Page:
1. ^ 《中華民國統計資訊網》縣市重要統計指標查詢系統網 (in Chinese). Archived from the original on 12 June 2016. Retrieved 9 July 2016.
  2. ^ 新竹市統計月報 (in Chinese (Taiwan)). Hsinchu City Government. Retrieved 9 July 2016.[dead link]
  3. ^ "Xinzhu". Merriam-Webster.com Dictionary.
  4. ^ 中華民國內政部戶政司 (1 May 2018). "中華民國 內政部戶政司 全球資訊網". 中華民國內政部戶政司. Retrieved 29 April 2020.
  5. ^ "Natural climate". Hsinchu City Government. Retrieved 4 November 2022.
  6. ^ Kelly Her (1 July 2019). "Taiwan Review-Culturally Connected". Taiwan Today. Retrieved 3 March 2023.
  7. ^ "竹塹 Tik-tshàm". 臺灣閩南語常用詞辭典 (in Chinese). Ministry of Education, R.O.C. 2011. Retrieved 13 November 2020.
  8. ^ a b c d Wang, Erika (25 October 2007), "Hsinchu Owns Rich History, Culture, and Natural Resources", China Post, Taipei: China Post, archived from the original on 30 October 2013, retrieved 7 December 2019.
  9. ^ a b "Formosa" . Encyclopædia Britannica . 1879 – via Wikisource.
  10. ^ Page 7, Report for the Year 1898 on the Trade of North Formosa (Her Majesty’s Stationery Office, Her Britannic Majesty’s Government, 1899)
  11. ^ Page 180, The Island of Formosa: Past and Present (Macmillan & Co., 1903)
  12. ^ "Hsinchu Taiwan – The Windy City of Food and Fun". Asian Wanderlust. 28 October 2018. Retrieved 9 June 2022.
  13. ^ "History of Hsinchu". TravelTill. Retrieved 9 June 2022.
  14. ^ Han Cheung (2 October 2022). "Taiwan in Times: Hsinchu's first Han settler". Taipei Times. Retrieved 2 October 2022.
  15. ^ Davidson, James W. (1903), The Island of Formosa, Past and Present: History, People, Resources, and Commercial Prospects: Tea, Camphor, Sugar, Gold, Coal, Sulphur, Economical Plants, and Other Productions, London: Macmillan, p. 211, OCLC 1887893, OL 6931635M, archived from the original on 8 January 2015, retrieved 12 June 2016.
  16. ^ "Rezoning Taiwan". Taiwan Today. 1 February 2011. Retrieved 9 December 2020.
  17. ^ "Amendment paving way for Hsinchu city-county merger clears first hurdle - Focus Taiwan".
  18. ^ "Monthly Mean Days of Precipitation". Climate Data. ROC Central Weather Bureau. Archived from the original on 3 December 2005. Retrieved 8 March 2006.
  19. ^ "Rescuers hunt quake survivors". BBC. 21 September 1999. Archived from the original on 2 April 2019. Retrieved 31 March 2008.
  20. ^ "Recent Earthquakes Near Hsinchu, Taiwan, Taiwan". Archived from the original on 20 July 2016. Retrieved 4 July 2017.
  21. ^ "Earthquakes Today". Archived from the original on 2 May 2016. Retrieved 4 July 2017.
  22. ^ "Monthly Mean". Central Weather Bureau. Retrieved 29 November 2022.
  23. ^ "氣象站各月份最高氣溫統計" (PDF) (in Chinese). Central Weather Bureau. Retrieved 29 November 2022.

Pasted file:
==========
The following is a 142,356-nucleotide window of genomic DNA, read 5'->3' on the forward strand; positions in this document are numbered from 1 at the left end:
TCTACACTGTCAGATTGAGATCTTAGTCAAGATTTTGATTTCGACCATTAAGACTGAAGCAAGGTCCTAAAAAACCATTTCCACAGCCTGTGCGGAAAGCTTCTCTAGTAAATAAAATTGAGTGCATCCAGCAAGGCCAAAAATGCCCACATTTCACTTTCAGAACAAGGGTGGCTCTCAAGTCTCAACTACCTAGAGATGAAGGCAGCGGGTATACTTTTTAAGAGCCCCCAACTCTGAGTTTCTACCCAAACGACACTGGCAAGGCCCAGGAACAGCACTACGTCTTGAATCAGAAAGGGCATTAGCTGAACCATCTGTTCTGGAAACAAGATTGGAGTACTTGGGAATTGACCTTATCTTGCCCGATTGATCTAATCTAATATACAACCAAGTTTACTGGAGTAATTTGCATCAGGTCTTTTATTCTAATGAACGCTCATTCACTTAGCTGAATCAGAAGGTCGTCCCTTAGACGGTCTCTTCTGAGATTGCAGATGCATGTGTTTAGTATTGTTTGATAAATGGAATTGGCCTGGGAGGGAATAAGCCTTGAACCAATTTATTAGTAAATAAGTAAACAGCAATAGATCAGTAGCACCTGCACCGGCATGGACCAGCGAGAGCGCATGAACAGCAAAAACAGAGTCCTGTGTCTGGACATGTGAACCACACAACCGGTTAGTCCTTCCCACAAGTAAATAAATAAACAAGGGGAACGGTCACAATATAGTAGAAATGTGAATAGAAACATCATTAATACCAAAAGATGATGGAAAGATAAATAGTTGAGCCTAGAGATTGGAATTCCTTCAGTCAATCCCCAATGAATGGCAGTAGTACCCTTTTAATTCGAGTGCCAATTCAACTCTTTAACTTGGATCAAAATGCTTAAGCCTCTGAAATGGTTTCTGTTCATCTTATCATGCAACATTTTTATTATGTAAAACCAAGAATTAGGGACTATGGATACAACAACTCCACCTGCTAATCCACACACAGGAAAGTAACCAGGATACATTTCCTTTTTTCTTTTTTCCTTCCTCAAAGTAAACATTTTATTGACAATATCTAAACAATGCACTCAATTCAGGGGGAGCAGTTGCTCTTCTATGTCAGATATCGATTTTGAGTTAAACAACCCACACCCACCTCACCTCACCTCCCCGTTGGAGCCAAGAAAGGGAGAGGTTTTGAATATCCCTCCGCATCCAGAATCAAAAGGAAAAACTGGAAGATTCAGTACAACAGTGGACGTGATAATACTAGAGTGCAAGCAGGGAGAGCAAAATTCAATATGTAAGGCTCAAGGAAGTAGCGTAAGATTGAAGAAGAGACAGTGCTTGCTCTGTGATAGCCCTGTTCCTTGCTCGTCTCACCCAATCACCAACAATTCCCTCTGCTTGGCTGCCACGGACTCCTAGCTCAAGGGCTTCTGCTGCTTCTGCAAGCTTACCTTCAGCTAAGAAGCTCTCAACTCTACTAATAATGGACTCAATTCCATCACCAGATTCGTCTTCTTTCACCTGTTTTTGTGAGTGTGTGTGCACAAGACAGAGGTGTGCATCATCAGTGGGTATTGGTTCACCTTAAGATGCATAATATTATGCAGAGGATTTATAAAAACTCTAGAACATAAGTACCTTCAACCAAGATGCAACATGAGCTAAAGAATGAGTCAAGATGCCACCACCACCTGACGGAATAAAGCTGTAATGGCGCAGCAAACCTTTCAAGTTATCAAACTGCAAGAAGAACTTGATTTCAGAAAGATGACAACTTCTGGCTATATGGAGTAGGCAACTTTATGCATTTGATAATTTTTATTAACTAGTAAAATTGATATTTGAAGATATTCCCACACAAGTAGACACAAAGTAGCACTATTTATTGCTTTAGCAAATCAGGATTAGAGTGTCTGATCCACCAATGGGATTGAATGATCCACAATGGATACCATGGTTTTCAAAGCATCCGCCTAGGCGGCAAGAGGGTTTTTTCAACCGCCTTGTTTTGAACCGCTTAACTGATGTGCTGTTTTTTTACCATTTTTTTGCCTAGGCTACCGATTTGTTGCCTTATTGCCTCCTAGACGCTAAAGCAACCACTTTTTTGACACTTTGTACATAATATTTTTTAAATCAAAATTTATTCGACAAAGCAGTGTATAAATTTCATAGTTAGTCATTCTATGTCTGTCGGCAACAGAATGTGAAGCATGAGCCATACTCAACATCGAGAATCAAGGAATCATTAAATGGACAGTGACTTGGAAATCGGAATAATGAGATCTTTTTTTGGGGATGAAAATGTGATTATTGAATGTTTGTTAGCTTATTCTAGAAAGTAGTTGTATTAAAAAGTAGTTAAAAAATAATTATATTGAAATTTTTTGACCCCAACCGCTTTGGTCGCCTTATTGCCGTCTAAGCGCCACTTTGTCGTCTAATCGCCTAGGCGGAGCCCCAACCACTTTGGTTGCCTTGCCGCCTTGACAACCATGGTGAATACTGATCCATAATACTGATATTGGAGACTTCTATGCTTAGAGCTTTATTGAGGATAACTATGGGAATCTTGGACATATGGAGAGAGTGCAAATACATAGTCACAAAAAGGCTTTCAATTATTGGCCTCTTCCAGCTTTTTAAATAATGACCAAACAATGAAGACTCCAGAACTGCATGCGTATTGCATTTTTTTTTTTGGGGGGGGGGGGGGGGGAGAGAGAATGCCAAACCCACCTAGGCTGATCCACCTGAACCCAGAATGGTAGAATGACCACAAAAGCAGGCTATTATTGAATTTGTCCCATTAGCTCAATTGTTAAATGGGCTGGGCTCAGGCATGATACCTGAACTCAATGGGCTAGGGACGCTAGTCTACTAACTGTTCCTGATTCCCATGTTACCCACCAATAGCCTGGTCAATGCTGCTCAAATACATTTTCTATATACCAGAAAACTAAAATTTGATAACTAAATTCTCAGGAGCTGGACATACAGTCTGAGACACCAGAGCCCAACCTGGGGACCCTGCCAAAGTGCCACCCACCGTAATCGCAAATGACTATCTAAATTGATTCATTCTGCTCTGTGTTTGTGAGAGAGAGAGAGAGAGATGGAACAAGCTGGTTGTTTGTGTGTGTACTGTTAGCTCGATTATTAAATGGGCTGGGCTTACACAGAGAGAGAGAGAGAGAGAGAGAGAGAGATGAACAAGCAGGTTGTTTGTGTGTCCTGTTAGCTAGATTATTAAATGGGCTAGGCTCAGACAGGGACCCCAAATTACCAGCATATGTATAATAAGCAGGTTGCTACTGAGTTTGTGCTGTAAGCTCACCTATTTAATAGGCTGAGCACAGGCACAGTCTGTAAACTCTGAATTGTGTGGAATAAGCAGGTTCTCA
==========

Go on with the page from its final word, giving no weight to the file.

24. ^ "氣象站各月份最高氣溫統計(續)" (PDF) (in Chinese). Central Weather Bureau. Retrieved 29 November 2022.
  25. ^ "氣象站各月份最低氣溫統計" (PDF) (in Chinese). Central Weather Bureau. Retrieved 29 November 2022.
  26. ^ "氣象站各月份最低氣溫統計(續)" (PDF) (in Chinese). Central Weather Bureau. Retrieved 29 November 2022.
  27. ^ 臺灣地區鄉鎮市區級以上行政區域名稱中英對照表 (PDF). Online Translation System of Geographic Name, Ministry of Interior. 16 June 2011. p. 13. Archived from the original (PDF) on 25 March 2012.
  28. ^ "Geographic location". Hsinchu City Government. 22 January 2016. Archived from the original on 21 October 2016. Retrieved 7 June 2019.
  29. ^ 林, 清察 (15 May 2006). 台灣與大陸政治評論集 (in Chinese (Taiwan)). 秀威資訊.
  30. ^ "Hsinchu highest salary in Taiwan, Taichung lo..." Taiwan News. 10 May 2017. Archived from the original on 6 March 2019. Retrieved 2 March 2019.
  31. ^ "The World According to GaWC 2020". GaWC - Research Network. Globalization and World Cities. Retrieved 31 August 2020.
  32. ^ "Pacific American School". www.pacificamerican.org. Archived from the original on 30 June 2019. Retrieved 7 December 2019.
  33. ^ "Hsinchu International School". hc.edu.tw. Archived from the original on 9 May 2019. Retrieved 7 December 2019.
  34. ^ "Hsinchu American School". hc.edu.tw. Archived from the original on 21 December 2007. Retrieved 9 January 2008.
  35. ^ "Theme Tours - Department of Tourism Hsinchu City Government". hccg.gov.tw. Archived from the original on 4 October 2015. Retrieved 9 June 2015.
  36. ^ "Experience the True Heart of Taiwan". taiwan.net.tw. Archived from the original on 16 June 2008. Retrieved 21 May 2008.
  37. ^ "Neiwan Old Street travel guide of hot destinations (Sinotour)–Taiwan travel hotels,Hsinchu County tourism,Neiwan Old Street". Archived from the original on 5 November 2013. Retrieved 5 November 2013.
  38. ^ "Dragons". CPBL. Chinese Professional Baseball League. Retrieved 1 January 2023.
  39. ^ "Sister Cities". Hsinchu City Government. Archived from the original on 15 February 2015. Retrieved 15 February 2015.

External links edit